Saturn's 'Death Star' moon has a hidden secret, a subsurface ocean

Saturn's moon Mimas is seen in an image from NASA's Cassini spacecraft taken 13 February, 2010.

Saturn's moon Mimas is known for its uncanny resemblance to the dreaded Death Star in the original ‘Star Wars’ movie. But it has another intriguing distinction as well, according to researchers - a subsurface ocean hidden under its icy and crater-scarred outer shell.

Astronomers said on Wednesday that data obtained by NASA's Cassini spacecraft on the rotational motion and orbit of Mimas confirm the presence of an ocean of liquid water beneath an ice layer 12-19 miles (20-30 km) thick.

This ocean, they said, appears to have formed recently, in cosmic terms - less than 25 million years ago and likely between 5 and 15 million years ago.

The findings make Mimas a compelling site for exploration into the conditions that could lead to the formation of life, considering Earth's first living organisms arose in our planet's primordial seas billions of years ago.

Saturn's moon Mimas is seen in an image from NASA's Cassini spacecraft taken 13 February, 2010.

"At first glance, it is the most unlikely place in the solar system to look for liquid water," said Observatoire de Paris astronomer Valery Lainey, lead author of the study published in the journal Nature. "It looks old and inactive - a huge amount of craters. Nothing betrays the ocean existence, at the moment."

Mimas becomes the smallest of five moons in our solar system with compelling evidence of subsurface oceans, alongside Saturn's Enceladus and Titan, and Jupiter's Europa and Ganymede, Lainey said. There also are suspicions of subsurface oceans on a few other moons, including Jupiter's Callisto.

Cassini finished 13 years of studying Saturn and its moons in 2017 with a death plunge into the huge ringed planet's atmosphere. Cassini's observations of the icy surface of Mimas did not spot any deformations suggestive of an ocean below. But the researchers determined that certain aspects of its orbit could be explained only by the presence of an internal ocean, not a solid interior.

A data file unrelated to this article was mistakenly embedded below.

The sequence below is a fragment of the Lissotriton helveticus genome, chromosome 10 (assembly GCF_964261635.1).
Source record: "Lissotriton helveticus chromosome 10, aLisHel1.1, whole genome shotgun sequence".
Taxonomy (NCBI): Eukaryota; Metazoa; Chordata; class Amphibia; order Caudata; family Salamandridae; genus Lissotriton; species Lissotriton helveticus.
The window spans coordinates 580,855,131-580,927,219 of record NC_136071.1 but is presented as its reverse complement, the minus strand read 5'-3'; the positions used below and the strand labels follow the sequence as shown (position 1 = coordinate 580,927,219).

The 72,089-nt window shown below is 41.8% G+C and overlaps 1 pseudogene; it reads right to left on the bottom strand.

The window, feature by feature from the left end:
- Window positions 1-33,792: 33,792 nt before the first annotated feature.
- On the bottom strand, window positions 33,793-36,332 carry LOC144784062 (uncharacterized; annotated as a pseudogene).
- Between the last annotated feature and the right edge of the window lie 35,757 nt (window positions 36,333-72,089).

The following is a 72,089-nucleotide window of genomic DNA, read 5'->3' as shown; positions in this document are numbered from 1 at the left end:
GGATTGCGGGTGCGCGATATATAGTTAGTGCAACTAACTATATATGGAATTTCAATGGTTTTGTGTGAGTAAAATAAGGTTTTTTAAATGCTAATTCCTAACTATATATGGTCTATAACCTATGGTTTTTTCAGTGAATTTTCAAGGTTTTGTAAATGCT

A quintet of Saturn's moons come together in the Cassini spacecraft's field of view for this 29 July, 2011 portrait, in this handout image received by Reuters 22 September, 2011.

Mimas is the seventh-largest moon of Saturn, which all told has well over 100 moons ranging from Titan - larger than the planet Mercury - to some only the size of a city block.

Mimas, not precisely round, has an average diameter of about 250 miles (400 km). It is tidally locked, meaning it perpetually shows the same side toward Saturn, as our moon does toward Earth. The most emblematic feature of Mimas is the Herschel crater, which stretches a third of the way across its face and makes it resemble the Death Star.

Earth's moon is roughly 2,000 times more massive than Mimas.

An internal ocean's presence implies a strong heat source inside Mimas that turned ice into an ocean. Mimas follows an elliptical orbit around Saturn at an average distance of about 115,000 miles (186,000 km). As its distance from Saturn changes along its orbit, the gravitational and tidal forces exerted by Saturn also change.

Also Read

"This result in periodic deformation of Mimas' interior, and part of the energy involved in these deformations is converted into heat," said planetary scientist and study co-author Gabriel Tobie of the French scientific research agency CNRS and Nantes Université.

The liquid water inside Mimas represents more than half of this moon's total volume, though it amounts to just 1.2-1.4 per cent the amount in Earth's oceans. The fact that the water is in contact with the rocky core of Mimas may facilitate the type of complex chemistry that could pave the way for life, they added.

Scientists believe the basic ingredients for life - warmth, water and organic compounds - exist in the Saturnian system on Enceladus, which has huge plumes erupting off its surface. Even if Mimas also has these ingredients, the fact that its ocean is so young "might be a challenge for life's development," Tobie said.

"However, nobody knows how long life needs to emerge from a suitable environment," Tobie added. "Mimas may offer a unique opportunity to explore the first stage of life's development."